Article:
Blood from a turnip: working on a task with no hope of success.

Step up to the plate: another baseball metaphor. This one means to take action when needed.

Parade-maker: a person who drives too slowly in the passing lane, forming a parade of sorts behind them.

More than you can shake a stick at: More than you can easily handle.

Heart of gold: a way of describing someone who is very kind and generous.

My dogs are barking: my feet hurt.

Go back to the drawing board: to start something back at the very beginning.

Cut me some slack!: Be more forgiving of my errors and faults (A boating reference. When a rope is slack, the boat has more room to maneuver).

To get out of hand: to become out of control.

To hit the sack: to go to bed.

To be on the ball: another baseball metaphor. This one means to be alert and reactive to a given situation.

To feel under the weather: to feel sick.

Speak of the devil: what someone says when a person who was the subject of conversation joins the conversation circle.

To bite the bullet: to do something unpleasant quickly and with force, so as to have it be over quickly.

A dime a dozen: a way to describe something plentiful.

To cut corners: to do something poorly so as to save time or money.

To miss the boat: to come too late for something; to let an opportunity go because of inattention or lack of time.

To pull someone’s leg: to lie to someone as a way to teasing them

Mark my words: what someone says before making a prediction they are certain will come true.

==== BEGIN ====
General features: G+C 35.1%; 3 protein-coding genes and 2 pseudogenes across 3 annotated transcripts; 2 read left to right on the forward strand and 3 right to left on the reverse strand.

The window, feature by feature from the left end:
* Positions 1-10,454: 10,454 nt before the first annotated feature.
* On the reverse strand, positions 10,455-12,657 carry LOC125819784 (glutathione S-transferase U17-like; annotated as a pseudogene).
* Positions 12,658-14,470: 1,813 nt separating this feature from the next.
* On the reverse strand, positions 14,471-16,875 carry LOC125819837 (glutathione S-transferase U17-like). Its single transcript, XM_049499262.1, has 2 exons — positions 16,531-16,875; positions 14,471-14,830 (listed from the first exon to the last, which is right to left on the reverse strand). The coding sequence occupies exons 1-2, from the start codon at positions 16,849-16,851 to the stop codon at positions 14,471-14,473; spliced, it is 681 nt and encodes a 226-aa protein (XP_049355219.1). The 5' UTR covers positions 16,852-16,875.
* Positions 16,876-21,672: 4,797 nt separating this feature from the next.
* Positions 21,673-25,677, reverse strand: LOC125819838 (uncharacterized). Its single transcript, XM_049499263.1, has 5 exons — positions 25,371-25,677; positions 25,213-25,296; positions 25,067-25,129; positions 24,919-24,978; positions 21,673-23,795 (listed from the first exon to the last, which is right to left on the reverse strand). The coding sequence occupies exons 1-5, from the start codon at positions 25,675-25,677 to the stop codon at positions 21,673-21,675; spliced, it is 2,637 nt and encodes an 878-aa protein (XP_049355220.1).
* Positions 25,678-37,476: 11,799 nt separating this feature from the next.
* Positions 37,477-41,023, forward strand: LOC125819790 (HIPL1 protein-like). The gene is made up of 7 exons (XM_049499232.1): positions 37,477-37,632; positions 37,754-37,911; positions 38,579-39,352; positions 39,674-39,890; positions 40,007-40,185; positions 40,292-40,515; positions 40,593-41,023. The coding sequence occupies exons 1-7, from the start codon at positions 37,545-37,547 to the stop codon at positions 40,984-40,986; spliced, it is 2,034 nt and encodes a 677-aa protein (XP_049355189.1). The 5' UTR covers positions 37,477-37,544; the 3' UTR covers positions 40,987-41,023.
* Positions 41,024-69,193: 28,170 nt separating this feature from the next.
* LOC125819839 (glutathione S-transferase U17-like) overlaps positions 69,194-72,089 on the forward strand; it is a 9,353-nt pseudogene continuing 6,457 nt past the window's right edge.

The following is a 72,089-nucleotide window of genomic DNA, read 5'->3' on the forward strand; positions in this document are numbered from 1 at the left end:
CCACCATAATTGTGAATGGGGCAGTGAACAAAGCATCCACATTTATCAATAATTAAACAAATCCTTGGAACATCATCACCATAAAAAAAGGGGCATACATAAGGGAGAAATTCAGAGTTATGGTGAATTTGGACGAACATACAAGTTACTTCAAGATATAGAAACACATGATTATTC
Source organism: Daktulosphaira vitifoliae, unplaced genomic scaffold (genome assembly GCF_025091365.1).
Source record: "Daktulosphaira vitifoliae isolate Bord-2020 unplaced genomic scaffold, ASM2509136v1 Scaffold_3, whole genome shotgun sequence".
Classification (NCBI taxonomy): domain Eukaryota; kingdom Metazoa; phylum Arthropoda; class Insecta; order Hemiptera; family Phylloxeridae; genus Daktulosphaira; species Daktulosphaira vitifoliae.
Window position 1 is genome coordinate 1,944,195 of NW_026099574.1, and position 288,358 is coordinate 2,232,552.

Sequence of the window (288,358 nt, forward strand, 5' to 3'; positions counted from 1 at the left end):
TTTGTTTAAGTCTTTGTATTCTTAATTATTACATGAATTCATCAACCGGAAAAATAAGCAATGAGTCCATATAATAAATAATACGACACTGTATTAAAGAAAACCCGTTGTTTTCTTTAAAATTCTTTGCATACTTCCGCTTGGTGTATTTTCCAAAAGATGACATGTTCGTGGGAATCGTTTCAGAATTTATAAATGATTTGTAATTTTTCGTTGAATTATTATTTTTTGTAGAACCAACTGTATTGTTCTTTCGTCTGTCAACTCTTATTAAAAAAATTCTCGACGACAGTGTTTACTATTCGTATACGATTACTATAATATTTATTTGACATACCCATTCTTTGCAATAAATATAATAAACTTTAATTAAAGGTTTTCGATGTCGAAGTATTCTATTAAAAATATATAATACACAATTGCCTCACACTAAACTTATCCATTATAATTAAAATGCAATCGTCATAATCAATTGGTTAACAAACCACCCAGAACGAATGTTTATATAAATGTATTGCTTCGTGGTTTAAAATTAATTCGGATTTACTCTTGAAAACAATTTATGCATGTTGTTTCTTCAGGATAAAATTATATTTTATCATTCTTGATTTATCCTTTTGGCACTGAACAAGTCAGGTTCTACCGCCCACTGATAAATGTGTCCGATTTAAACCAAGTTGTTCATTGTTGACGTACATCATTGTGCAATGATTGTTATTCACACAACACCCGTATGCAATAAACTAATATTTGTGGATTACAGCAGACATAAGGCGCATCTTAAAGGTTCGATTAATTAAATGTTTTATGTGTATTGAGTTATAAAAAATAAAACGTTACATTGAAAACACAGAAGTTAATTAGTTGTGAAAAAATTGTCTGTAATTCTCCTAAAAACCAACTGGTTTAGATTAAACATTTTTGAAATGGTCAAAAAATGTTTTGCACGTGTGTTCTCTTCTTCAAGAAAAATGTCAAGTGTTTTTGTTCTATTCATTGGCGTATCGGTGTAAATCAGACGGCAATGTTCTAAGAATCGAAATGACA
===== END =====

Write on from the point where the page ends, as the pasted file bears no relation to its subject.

To have kittens: to worry excessively or unnecessarily about something.

To wrap your head around something: to take time to understand a difficult or hard-to-believe concept.

Mama bear: an overly protective mother.

A day late and a dollar short: a way of describing something that is inadequate for solving a given problem.

Bent out of shape: a way of describing an angry person

By the skin of your teeth: just barely.

Salad days: times of plenty and happiness.

A hangdog expression: used to describe someone who looks sad or depressed.

To get caught red-handed: to get caught in the middle of doing something illegal or forbidden.

A wild-goose chase: a pointless or hopeless endeavor.

Herding cats: a way of describing a situation that is difficult or frustrating.

The elephant in the room: a topic that everybody is thinking about but nobody is talking about.

Hit the nail on the head: to get something exactly right.

There are many, many more metaphors out there, and it’s fun to make up your own! Here is a list of metaphors for kids.

There are different types of metaphors

The most vivid metaphors are often the ones you make up yourself, because the image is fresh and therefore more vivid. Overused metaphors can lose some of their potency. When that happens, we call them clichés.

Metaphors are generally divided into four main categories: simple, implied, extended, and literary. There is a fourth category, dead metaphors, which can cause the speaker to create something called a mixed metaphor. Avoid the last two if possible.

Simple metaphors are, just like their name suggests, a comparison between one thing and another. This comparison creates a vivid image in the mind. Here are some examples of simple metaphors:

My teacher is a monster.